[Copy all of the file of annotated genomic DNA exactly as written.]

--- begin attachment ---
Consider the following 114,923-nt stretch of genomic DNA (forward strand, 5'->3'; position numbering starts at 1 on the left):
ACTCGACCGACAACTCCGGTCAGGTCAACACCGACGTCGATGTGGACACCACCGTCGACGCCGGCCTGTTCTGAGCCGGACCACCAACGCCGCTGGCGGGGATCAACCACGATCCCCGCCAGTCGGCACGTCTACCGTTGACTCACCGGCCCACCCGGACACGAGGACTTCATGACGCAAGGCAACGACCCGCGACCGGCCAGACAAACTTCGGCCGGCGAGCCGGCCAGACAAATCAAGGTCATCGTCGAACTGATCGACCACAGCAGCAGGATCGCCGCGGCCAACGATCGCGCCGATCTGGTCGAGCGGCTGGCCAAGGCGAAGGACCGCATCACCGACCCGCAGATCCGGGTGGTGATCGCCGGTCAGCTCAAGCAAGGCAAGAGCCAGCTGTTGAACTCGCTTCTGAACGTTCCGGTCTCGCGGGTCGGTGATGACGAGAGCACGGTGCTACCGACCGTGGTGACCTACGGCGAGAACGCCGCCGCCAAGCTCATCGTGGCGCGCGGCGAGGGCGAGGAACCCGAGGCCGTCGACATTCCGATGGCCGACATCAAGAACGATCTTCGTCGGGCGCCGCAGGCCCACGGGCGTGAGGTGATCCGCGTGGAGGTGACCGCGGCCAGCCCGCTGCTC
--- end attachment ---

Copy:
Consider the following 114,923-nt stretch of genomic DNA (forward strand, 5'->3'; position numbering starts at 1 on the left):
ACTCGACCGACAACTCCGGTCAGGTCAACACCGACGTCGATGTGGACACCACCGTCGACGCCGGCCTGTTCTGAGCCGGACCACCAACGCCGCTGGCGGGGATCAACCACGATCCCCGCCAGTCGGCACGTCTACCGTTGACTCACCGGCCCACCCGGACACGAGGACTTCATGACGCAAGGCAACGACCCGCGACCGGCCAGACAAACTTCGGCCGGCGAGCCGGCCAGACAAATCAAGGTCATCGTCGAACTGATCGACCACAGCAGCAGGATCGCCGCGGCCAACGATCGCGCCGATCTGGTCGAGCGGCTGGCCAAGGCGAAGGACCGCATCACCGACCCGCAGATCCGGGTGGTGATCGCCGGTCAGCTCAAGCAAGGCAAGAGCCAGCTGTTGAACTCGCTTCTGAACGTTCCGGTCTCGCGGGTCGGTGATGACGAGAGCACGGTGCTACCGACCGTGGTGACCTACGGCGAGAACGCCGCCGCCAAGCTCATCGTGGCGCGCGGCGAGGGCGAGGAACCCGAGGCCGTCGACATTCCGATGGCCGACATCAAGAACGATCTTCGTCGGGCGCCGCAGGCCCACGGGCGTGAGGTGATCCGCGTGGAGGTGACCGCGGCCAGCCCGCTGCTC